Yep the No MSG signs started disappearing already and will prob be all gone sooner than later. When one has to play up trendy stuff you know they don't have much else to offer in the first place.
Regarding the use of powder or soup base, Cuong prob has much more knowledge about it, but based on my experience with other restaurants plus from talking to vendors, it's not that widespread. The reason is good pho doesn't necessarily requires bones, and pho bo/pho ga must have the meat proteins anyway. So generally if you know what you're doing then using [flank/brisket/whatever beef cut you use] should give the broth plenty of flavors.
Personally I think the "bone broth" or "xi quach" is just another trendy thing. We Viet people have been making pho in North America since 1975, and it's only the last few years that everyone started to talk up bones and marrows, and now xi quach. Wonder what'll be next.
@caliphonia Here's my take:
- MSG is not any more dangerous than sugar, salt or other food ingredients when consumed in moderation. For those with real reaction to it, of course they should just stay off of it and choose foods without it. Pretty simple here.
- In a way, saying Asians love MSG is like saying Vietnamese and Thai love fish sauce, or Japanese love seaweeds, or Chinese love their five spices. MSG originated in Asia as a mean to kick up the umami, so Asians take advantage of it especially because it's a cheap way to enhance flavors and to feed the mass (most of whom are not well to do).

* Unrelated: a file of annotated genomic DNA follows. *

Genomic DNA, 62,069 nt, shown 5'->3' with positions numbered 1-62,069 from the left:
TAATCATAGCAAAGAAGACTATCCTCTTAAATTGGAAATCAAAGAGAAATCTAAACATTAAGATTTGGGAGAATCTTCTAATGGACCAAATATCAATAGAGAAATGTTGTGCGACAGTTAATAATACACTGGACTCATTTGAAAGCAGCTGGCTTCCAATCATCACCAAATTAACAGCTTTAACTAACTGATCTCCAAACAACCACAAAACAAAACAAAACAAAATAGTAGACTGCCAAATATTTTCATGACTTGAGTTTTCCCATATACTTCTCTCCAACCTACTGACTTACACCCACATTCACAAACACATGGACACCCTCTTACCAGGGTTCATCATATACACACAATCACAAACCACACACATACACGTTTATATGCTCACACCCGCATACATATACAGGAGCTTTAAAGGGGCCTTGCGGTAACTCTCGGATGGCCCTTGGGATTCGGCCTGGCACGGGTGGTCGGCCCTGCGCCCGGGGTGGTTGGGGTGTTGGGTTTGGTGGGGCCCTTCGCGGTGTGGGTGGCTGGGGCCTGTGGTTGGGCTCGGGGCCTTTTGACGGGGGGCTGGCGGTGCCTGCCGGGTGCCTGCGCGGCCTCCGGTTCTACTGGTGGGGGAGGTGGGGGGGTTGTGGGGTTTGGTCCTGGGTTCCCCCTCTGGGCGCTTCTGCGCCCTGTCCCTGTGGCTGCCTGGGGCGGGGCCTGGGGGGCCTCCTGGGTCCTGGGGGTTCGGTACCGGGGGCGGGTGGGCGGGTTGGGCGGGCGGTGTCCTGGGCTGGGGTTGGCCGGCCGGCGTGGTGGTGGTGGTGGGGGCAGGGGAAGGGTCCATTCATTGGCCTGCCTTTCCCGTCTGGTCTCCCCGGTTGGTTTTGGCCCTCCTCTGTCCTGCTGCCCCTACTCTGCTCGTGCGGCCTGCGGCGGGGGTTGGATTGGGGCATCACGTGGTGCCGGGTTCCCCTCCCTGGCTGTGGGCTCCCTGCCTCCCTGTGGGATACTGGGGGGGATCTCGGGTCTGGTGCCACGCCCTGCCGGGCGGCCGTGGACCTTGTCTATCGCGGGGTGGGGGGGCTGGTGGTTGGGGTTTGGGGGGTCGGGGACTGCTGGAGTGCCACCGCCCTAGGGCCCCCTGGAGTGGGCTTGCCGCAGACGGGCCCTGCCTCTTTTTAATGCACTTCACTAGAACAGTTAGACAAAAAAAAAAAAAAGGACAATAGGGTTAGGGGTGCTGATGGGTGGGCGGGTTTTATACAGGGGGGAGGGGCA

- All those TV chefs and food authors are willing and able to develop low salt, low sugar, low carb dishes but basically openly and publicly bash MSG for no good reason other than trying to sound cool and trendy. If they are good enough in their craft and see the benefits of MSG then they can certainly do low MSG or no MSG dishes. If they don't see any benefit then just don't use them. There's really no reason to single out MSG as something they DON"t use, because there are lots of other things they don't use and don't mention.
In my consulting work to entrepreneurs, some of the most important things I try to impart to those new to the food industry is to
- Be authentic about what you do,
- Be honest about what you offer, and
- Truly practice the "hospitality" and "service" parts of the food industry. Oftentimes people forget both of these when they open a restaurant. They don't realize that if they are true to what the industry is meant to be, then they can potentially stay in business for the long term.
I've received comments similar to your last statement, and I always reply with the question: So if you're not willing to consume something yourself, why serve it to others who pay you?
I don't mean to be contentious with this post. It's meant to be helpful, to provide a broader view of the issue, and to help someone see the true picture and make up his/her own mind.
You can definitely add xi quach to your hu tieu. You generally use pork bones to make your hu tieu broth anyway, so why not use leg bones with marrow, pork ribs, or even neck and or knuckles and get xi quach as well. Instead of throwing the bones out after making broth, you'd serve bones with attached meat as xi quach.